We have two meetings a week. I go over the material in the first lecture, doing a bunch of Think-Pair-Share exercises to keep them awake. In the second meeting, they take a quiz over the assigned reading (at some schools they aren’t allowed to do the lab if they don’t pass the quiz but I am not so mean). We go over any questions they have and wrap up the topic, and then they do a lab. A lab is not an amorphous “go learn it yourself” task. Instead, labs are kind of like the traditional science labs – lots of steps, and questions to be answered as they are guided through a particular task. It takes a lot of time to design those labs! And I walk around and peer at their screens incessantly. I like doing this because I quickly learn who understand the material and who is lost. It helps me identify people who are just submitting programming projects that they essentially copy from the tutors too, because I know who can’t write code from watching them in the lab.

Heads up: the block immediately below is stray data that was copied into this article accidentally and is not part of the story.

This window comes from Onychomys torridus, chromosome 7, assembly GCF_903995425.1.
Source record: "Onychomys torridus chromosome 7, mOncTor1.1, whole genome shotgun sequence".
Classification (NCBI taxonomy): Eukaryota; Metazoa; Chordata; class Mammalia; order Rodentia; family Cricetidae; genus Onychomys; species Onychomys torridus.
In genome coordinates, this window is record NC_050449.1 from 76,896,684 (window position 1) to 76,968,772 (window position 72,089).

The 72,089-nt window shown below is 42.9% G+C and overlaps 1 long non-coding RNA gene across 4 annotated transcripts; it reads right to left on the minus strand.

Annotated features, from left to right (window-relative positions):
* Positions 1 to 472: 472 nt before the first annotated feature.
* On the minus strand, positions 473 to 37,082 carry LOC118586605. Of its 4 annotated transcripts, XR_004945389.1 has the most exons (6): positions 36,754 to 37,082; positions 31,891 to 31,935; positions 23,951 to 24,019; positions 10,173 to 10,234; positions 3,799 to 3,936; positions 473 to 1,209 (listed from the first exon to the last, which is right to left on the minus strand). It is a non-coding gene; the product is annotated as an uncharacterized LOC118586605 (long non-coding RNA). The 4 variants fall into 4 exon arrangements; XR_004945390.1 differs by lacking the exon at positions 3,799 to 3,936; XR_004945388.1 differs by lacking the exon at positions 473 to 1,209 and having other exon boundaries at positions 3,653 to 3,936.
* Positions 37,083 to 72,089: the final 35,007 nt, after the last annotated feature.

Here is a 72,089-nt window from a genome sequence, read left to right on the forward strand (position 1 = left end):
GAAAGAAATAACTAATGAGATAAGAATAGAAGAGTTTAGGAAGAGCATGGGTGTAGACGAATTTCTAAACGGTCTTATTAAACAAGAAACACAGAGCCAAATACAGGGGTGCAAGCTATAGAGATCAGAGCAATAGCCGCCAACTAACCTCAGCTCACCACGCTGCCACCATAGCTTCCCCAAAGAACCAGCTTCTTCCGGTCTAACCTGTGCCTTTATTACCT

The students have to submit their lab solutions at the beginning of the next class, because we immediatly go over the solution. No late labs are accepted. I want to do the solution immediately so it is fresh in their minds. Then we rinse and repeat.

  96. The standards require teaching y = mx + b. If it were up to her, she’d be putting a lot of these kids (basically bottom decile in math aptitude) in consumer math, in hopes that their future incomes wouldn’t be consumed by credit card finance charges.

  97. But what happens when they hit college and want to major in something that requires college algebra? Like it or not, a lot of those kids will go to college, and a lot of majors require college algebra

  98. Mooshi, where we live, kids who are bottom decile don’t go to college. They might go to community college to become pharmacy technicians or CNA’s, but that doesn’t require algebra.

    In 2013, Oregon had an on-time graduation rate of 69%. Even assuming 2/3 of the 31% not graduating on time will eventually graduate or get a GED, you still don’t have to worry about college algebra and the bottom decile.